Impact of pCO2 on the energy, reproduction and growth of the shell of the pearl oyster Pinctada margaritifera
|Author(s)||Le Moullac Gilles1, Soyez Claude1, Vidal-Dupiol Jeremie1, Belliard Corinne1, Fievet Julie1, Sham-Koua Manaarii1, Lo-Yat Alain1, Saulnier Denis1, Gaertner-Mazouni N.2, Gueguen Yannick3|
|Affiliation(s)||1 : IFREMER, UMR Ecosyst Insulaires Oceaniens EIO 241, Labex Corail, Ctr Pacifique, BP 49, Taravao 98719, Tahiti, Fr Polynesia.
2 : Univ Polynesie Francaise, UMR Ecosyst Insulaires Oceaniens EIO 241, Labex Corail, BP 6570, Faaa 98702, Tahiti, Fr Polynesia.
3 : Univ Montpellier, CNRS, UPVD, Ifremer,UMR IHPE 5244, CC 80, F-34095 Montpellier, France.
|Source||Estuarine Coastal And Shelf Science (0272-7714) (Academic Press Ltd- Elsevier Science Ltd), 2016-12 , Vol. 182 , N. Part.B , P. 274-282|
|WOS© Times Cited||14|
|Keyword(s)||Global change, Pearl oyster, Bioenergetic, Biomineralization, Pacific Ocean, French Polynesia|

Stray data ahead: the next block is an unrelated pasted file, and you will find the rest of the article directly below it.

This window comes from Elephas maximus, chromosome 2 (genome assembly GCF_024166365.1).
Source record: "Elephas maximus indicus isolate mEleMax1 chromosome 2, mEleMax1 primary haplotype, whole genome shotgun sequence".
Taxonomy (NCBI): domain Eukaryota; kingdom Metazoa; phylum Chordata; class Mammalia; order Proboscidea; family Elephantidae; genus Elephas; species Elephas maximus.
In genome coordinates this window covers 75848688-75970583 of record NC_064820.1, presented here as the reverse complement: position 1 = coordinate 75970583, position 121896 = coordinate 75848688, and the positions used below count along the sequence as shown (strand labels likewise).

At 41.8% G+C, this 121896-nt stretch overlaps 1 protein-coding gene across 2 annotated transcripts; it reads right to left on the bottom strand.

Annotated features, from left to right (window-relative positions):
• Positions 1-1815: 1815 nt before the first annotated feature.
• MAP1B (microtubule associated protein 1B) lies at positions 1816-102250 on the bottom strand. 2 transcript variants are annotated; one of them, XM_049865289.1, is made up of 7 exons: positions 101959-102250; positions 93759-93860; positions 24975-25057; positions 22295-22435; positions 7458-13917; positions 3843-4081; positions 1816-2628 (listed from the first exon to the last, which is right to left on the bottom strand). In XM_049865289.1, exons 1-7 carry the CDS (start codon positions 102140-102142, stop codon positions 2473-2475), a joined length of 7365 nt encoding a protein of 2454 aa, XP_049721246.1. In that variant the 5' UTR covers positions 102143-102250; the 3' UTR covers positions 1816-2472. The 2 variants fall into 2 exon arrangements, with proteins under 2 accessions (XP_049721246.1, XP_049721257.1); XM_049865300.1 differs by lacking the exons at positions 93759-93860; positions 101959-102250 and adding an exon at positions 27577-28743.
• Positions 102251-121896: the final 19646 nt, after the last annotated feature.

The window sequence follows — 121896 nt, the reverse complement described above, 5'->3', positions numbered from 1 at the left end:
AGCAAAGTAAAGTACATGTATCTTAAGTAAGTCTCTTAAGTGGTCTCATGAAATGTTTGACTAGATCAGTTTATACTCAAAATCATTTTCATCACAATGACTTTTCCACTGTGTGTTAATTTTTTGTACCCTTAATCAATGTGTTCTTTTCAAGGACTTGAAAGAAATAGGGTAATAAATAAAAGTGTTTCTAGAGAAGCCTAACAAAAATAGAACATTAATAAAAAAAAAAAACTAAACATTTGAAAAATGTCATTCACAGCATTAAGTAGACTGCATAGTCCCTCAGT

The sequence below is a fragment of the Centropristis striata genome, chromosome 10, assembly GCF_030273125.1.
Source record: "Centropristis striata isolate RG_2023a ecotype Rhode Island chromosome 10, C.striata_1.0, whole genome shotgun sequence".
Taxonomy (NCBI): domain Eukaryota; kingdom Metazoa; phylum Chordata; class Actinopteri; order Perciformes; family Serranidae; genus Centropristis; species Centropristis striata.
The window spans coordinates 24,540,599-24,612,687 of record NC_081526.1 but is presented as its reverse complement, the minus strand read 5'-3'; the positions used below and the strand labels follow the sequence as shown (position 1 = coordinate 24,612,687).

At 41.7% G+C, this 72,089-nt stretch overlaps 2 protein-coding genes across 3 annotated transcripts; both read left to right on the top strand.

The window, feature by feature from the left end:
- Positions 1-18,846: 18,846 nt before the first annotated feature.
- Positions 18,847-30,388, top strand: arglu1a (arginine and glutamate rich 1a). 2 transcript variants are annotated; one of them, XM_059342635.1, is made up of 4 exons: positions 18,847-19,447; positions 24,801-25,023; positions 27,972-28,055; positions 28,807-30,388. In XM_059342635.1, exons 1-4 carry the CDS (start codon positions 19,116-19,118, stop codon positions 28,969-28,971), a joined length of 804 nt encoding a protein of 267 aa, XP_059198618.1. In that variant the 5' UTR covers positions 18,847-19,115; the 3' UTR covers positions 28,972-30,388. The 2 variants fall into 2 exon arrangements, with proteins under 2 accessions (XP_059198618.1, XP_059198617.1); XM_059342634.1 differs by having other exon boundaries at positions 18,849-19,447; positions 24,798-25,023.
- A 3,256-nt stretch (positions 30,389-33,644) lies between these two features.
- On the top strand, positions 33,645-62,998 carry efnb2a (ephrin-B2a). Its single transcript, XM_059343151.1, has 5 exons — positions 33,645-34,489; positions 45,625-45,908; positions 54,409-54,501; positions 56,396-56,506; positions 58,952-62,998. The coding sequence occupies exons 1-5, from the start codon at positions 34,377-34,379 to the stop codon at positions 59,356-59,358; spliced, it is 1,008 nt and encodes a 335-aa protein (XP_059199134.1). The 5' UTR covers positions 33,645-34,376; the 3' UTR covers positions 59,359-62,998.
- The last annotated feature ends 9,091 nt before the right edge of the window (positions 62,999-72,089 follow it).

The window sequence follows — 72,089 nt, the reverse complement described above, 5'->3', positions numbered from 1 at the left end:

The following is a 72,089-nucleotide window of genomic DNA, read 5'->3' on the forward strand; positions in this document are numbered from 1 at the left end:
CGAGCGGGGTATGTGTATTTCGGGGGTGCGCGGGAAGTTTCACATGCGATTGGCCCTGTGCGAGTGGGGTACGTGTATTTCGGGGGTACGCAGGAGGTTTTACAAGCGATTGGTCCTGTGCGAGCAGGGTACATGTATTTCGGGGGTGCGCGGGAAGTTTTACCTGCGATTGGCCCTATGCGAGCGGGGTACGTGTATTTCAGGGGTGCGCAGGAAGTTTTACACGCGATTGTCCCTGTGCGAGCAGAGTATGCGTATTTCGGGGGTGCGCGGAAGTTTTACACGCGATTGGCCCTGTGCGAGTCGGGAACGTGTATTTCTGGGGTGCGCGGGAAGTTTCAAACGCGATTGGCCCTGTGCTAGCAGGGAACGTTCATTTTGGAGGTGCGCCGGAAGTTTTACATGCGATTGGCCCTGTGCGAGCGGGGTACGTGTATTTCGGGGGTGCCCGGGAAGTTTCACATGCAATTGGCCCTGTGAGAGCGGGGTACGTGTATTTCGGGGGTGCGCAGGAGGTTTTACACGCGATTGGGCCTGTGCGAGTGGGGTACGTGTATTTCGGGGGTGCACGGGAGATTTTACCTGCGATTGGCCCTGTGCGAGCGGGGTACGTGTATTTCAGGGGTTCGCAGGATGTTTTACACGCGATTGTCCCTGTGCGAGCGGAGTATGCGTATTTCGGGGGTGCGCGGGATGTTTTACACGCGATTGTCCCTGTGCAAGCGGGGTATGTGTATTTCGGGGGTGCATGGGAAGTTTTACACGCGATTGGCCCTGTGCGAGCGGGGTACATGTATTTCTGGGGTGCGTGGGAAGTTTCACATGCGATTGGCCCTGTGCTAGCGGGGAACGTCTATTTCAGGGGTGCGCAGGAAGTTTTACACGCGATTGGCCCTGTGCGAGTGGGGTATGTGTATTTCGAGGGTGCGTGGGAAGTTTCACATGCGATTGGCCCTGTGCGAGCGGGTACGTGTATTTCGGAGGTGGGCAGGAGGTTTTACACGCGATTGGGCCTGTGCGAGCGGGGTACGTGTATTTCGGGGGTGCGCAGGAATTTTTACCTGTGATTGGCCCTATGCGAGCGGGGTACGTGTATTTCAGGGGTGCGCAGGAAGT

|Abstract||The possible consequences of acidification on pearl farming are disruption of oyster metabolism and change in growth. In the laboratory, we studied the impact of pCO2 (3540, 1338 and 541μatm) on the physiology of pearl oysters exposed for 100 days. This experiment was repeated after an interval of one year. Several physiological compartments were examined in pearl oysters: the scope for growth by measuring ingestion, assimilation and oxygen consumption, gametogenesis by means of histological observations, shell growth by measurement and observation by optical and electronic microscopy, and at molecular level by measuring the expression of nine genes of mantle cells implied in the biomineralisation process. Results from both experiments showed that high pCO2 had no effect on scope for growth and gametogenesis. High pCO2 (3540 μatm) significantly slowed down the shell deposit rate at the ventral side and SEM observations of the inside of the shell found signs of chemical dissolution. Of the nine examined genes high pCO2significantly decreased the expression level of one gene (Pmarg-PUSP 6). This study showed that shell growth of the pearl oyster would be slowed down without threatening the species since the management of energy and reproduction functions appeared to be preserved. Further investigations should be conducted on the response of offspring to acidification.|